I wish I could say Jerry Lind found the Fortress but I’m not sure. A word of the day but perhaps not this particular day in the late of May. I wish I could say the 27th so I did. Jerry Lind was 2 years old, yet a striking young man with Asian Indian features and with red complexion like an American kind. It’s like he entered The Sphere at New Delhi or thereabouts with its American Indian street names and profuse graffiti and collapsing black hole style garages and then couldn’t find his way back out. It’s that way with the Fortress as well: one door in, no exit. You were one with God. Happy birthday, 2!
“It’s like I couldn’t touch him, he was so damaged with the rain pouring into his head like an inverted sky. He had the circular umbrella unfolded wide, yet the water came and came, shower ON.”
“I’m sorry, W,” I responded. “I know that must have been hard.”
“You don’t know the 1/2 of it. The *1/2* of the 1/2.”
“That must have been 1/4th as hard as I can possibly imagine, then.”
“You said it! Wait, what?”
At 4:13 in the morning, Duncan had something. He sat in a chair in Leemington above Necrotee above Yelloo, high in the sky like (on) a ship or a plane. Pilot Tickie was around, he knew, who wasn’t a bad meanie at all, not any more. He sat with his prescient turtle staring
south east. Duncan was here to talk about the turtle.
But then it wasn’t a turtle any longer. It was a lemon. With legs. And they were staring at 2.
(to be continued)
That night, George dreamed he was with an Asian girl talking about a plane trip to India, and how they’d have to buy tickets soon in order to go before monsoon season. “Rain, continual rain,” the girl spoke to George, making a pattering motion with her fingers against her legs. Her red sneakered feet fidgeted back and forth upon a red circle on a red block of lego, with a red plane in the bookcase behind pointing to it all. Her rear end sat on green. George sprawled out on blue. “Yelloo!” yelled an old yellow guy on the lego bed beyond.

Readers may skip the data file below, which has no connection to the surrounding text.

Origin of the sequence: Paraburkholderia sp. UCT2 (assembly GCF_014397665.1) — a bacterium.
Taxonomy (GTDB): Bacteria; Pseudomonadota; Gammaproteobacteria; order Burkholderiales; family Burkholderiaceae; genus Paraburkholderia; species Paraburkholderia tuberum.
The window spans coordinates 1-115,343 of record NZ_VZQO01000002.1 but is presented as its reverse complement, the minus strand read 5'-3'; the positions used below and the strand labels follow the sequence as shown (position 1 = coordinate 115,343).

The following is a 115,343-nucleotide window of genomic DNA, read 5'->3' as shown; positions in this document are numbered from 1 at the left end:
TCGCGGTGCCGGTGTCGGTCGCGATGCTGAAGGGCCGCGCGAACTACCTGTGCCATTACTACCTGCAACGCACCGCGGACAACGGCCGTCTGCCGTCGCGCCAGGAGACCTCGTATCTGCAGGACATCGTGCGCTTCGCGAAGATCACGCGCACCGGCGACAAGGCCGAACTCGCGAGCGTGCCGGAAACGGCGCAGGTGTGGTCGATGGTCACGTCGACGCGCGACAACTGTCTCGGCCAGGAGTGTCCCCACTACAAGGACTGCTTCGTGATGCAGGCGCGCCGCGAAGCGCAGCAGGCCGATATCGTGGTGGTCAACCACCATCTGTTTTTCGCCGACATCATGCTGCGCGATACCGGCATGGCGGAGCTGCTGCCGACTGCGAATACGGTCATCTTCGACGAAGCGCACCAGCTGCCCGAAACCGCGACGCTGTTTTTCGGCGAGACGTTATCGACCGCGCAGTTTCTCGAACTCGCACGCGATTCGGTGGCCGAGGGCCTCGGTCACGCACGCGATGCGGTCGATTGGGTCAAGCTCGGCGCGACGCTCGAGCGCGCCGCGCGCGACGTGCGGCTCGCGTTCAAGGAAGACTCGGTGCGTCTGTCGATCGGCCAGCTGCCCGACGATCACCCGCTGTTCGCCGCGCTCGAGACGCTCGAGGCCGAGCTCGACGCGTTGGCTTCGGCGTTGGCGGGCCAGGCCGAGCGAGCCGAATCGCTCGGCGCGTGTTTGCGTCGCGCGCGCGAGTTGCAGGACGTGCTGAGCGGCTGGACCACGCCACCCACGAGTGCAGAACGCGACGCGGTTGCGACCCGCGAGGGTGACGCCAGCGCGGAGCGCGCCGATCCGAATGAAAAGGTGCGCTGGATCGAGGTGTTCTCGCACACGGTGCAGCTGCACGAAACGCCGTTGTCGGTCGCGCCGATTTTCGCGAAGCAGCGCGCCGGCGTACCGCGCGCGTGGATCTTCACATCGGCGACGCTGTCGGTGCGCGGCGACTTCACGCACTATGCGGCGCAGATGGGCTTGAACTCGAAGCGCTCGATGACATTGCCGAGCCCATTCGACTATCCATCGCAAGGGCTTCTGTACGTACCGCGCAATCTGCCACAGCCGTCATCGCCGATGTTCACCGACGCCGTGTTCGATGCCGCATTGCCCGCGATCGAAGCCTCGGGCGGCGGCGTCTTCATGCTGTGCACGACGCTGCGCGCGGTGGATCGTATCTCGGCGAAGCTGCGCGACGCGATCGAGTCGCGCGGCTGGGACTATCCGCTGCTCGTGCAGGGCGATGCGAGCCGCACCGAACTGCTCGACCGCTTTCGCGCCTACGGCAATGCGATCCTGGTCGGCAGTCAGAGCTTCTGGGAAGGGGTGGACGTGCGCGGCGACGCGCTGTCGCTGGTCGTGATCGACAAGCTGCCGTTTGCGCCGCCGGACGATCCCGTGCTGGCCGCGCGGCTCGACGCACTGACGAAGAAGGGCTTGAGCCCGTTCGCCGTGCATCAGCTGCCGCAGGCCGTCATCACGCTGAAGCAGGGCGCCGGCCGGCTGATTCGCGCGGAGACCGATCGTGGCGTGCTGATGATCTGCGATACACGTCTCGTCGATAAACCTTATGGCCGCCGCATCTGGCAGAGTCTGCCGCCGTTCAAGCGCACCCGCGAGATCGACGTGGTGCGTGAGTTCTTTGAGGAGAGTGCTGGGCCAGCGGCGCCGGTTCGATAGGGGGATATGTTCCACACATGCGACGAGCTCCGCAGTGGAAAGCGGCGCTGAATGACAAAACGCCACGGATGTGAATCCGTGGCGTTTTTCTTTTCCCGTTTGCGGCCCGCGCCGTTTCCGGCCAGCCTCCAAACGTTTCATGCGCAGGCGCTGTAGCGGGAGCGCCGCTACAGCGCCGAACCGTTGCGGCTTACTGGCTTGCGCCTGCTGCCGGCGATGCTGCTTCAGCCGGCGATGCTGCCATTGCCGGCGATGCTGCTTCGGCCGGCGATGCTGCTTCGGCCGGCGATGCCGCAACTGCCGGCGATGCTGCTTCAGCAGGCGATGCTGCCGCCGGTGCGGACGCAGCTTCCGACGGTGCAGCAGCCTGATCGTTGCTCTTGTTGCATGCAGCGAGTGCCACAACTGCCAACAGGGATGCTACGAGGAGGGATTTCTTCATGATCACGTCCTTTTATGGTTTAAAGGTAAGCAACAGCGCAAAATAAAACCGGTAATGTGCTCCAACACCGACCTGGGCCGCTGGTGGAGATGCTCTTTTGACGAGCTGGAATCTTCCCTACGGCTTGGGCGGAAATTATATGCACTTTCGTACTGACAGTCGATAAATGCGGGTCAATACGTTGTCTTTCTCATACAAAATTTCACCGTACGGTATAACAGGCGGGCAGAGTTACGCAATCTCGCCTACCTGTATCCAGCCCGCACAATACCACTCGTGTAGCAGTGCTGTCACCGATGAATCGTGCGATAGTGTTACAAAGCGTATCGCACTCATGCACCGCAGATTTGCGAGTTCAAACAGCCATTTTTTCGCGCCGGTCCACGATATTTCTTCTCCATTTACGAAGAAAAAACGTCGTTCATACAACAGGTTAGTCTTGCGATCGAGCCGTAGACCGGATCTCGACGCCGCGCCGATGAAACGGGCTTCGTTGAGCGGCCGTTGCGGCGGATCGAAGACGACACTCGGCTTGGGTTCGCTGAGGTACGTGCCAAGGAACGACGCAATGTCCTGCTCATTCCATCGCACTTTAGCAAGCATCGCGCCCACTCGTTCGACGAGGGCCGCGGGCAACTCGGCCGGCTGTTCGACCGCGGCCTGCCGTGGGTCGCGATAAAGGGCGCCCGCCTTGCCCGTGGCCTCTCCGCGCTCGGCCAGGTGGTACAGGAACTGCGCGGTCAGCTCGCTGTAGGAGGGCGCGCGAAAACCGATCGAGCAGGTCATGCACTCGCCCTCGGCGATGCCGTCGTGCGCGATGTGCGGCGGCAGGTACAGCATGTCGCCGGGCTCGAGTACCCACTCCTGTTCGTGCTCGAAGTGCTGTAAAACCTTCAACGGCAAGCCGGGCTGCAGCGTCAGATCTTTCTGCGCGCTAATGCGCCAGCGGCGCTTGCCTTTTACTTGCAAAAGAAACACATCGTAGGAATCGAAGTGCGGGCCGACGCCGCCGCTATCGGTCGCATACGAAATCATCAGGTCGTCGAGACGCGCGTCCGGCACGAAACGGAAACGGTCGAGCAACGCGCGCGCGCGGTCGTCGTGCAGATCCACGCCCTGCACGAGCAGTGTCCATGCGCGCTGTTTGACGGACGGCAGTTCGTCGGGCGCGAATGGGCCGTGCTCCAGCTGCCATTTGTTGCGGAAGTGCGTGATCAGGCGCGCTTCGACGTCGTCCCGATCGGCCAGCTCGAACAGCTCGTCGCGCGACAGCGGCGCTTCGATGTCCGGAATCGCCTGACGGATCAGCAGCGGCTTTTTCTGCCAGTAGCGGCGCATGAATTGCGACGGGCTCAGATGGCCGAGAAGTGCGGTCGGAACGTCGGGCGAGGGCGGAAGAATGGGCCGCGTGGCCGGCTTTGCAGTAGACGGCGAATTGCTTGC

“Don’t listen to him, George,” requested Alysha the Asian kid. “He’s just an old man with nothing to say.” George didn’t think so. George woke up.
“Duncan?” George spoke over to his guardian on the other bed of their darkened apartment.
Duncan says, “yes?” nonchalantly without raising his head or opening his eyes. He had been unable to sleep ever since George told him the news about the spirits in the PCH woods. “I *saw* them,” he repeats at the time, hands on hips. Duncan was actually starting to believe the youth. And that damn Good Neighbor pylon. They know about The Diagonal, the thing he was suppose to protect and serve above all else! Besides George, of course.
“Had a dream. You said I was suppose to tell you about my dreams, at least for a while.”
“The forest,” spoke Duncan, understanding. He figured the woods and accompanying spirits, if real — and they appeared to be — would start to dominate George’s nights as well as days. Could he request he didn’t go back to the forest? Did he even have that authority now? As an inducted member of Pot-D, he had an obligation to protect The Diagonal. Protector of The Diagonal: Pot-D. But George was too, and just because George was a boy…
“‘Yelloo’,” George interrupted Duncan’s reverie. “The man in the dream said ‘yelloo’, just like your guy in the game.”
Duncan rolled over, sat up, stared. They were in for a long night. Better put on some coffee.
(to be continued)